UK's Theresa May stuns with snap election call

Nick Mcbride
April 19, 2017

May's office says she will speak at 11:15 a.m. (1015GMT) Tuesday, after the weekly meeting of her Cabinet.

She had said in her announcement "there can be no turning back" on Britain's decision to leave the European Union, something she herself had campaigned against before last year's referendum. "I welcome the PM's decision to give the British people the chance to vote for a government that will put the interests of the majority first", he said.

Ms May's governing Conservatives now have a slight majority, with 330 seats in the 650-seat House of Commons.

But experts have pointed to polls which suggest the Conservatives will gain a stronger footing which will push forward the Brexit agenda.

Britain's second female prime minister also appears to have won strong popular support for her handling of the political natural disaster unleashed by Brexit. "May heads for election landslide" was the front-page headline in Wednesday's edition of The Times newspaper.

The Telegraph reflected the nation's surprise at the imminent election: "May's bolt from the blue".

The main opposition Labour Party is still in a state of civil war under its leader Jeremy Corbyn who remains estranged from many of his own MPs.

"What we will now have when we leave the European Union is the ability to have control in relation to people moving to the United Kingdom from the European Union".

Tusk, who is running the negotiations with Britain, said in Brussels that the election was a Brexit plot twist worthy of Alfred Hitchcock - the late film director known as the master of suspense.

"We need a general election and we need one now", May said. "We have at this moment a one-off chance to get this done. before the detailed talks begin", Ms May said.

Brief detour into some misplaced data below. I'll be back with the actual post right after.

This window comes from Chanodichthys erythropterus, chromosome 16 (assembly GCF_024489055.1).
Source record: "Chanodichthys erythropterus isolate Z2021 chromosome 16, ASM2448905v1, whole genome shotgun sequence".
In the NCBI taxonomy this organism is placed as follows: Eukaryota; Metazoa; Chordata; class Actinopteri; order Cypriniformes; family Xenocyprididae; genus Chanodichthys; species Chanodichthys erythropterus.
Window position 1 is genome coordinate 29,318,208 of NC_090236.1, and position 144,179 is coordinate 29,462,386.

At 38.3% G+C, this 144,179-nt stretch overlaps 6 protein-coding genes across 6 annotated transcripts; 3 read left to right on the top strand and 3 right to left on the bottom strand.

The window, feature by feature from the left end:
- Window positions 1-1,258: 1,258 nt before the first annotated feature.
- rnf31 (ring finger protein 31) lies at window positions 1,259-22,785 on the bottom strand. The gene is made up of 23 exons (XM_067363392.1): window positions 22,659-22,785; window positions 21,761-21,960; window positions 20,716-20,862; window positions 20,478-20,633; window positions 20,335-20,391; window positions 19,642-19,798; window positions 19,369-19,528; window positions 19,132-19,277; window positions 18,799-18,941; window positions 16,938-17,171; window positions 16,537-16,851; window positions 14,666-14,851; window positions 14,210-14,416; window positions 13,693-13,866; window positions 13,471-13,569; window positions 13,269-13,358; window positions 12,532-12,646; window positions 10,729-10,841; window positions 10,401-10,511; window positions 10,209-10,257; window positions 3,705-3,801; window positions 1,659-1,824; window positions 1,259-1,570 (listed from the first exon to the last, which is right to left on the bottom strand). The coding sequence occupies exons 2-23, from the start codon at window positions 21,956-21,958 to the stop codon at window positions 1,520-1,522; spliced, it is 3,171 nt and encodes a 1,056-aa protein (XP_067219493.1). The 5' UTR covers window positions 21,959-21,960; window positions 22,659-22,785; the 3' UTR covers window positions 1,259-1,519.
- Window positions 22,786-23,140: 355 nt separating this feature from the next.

The announcement caught British political observers off guard as well as financial markets, which retreated as investors reacted cautiously to May's speech.

Standing outside 10 Downing Street, May said she would ask the House of Com-mons on Wednesday to back her call for an election, three years before the next scheduled date in May 2020. "Labour will stand up for the people of Britain. I think it may be things a bit more divisive again, but we will have to wait and see", claimed another would-be voter. "Now we will be much freer", she told The Sun.

Her spokesman said she had the backing of her top team of ministers and had informed Queen Elizabeth of her plans on Monday.

Having repeatedly ruled out calling a snap election in the past, Mrs May said she had "reluctantly" taken the decision to go to the country after seeing other parties "playing games" with the process of preparing for Brexit negotiations.

So far, that is hard to detect, as the economy remains resilient, though this is before the European Union negotiations even start. However, prime ministers, in conjunction with Parliament, have the power to schedule elections for sooner than five years (whereas the U.S. Constitution mandates presidential elections every four years).

Other reports by VgToday

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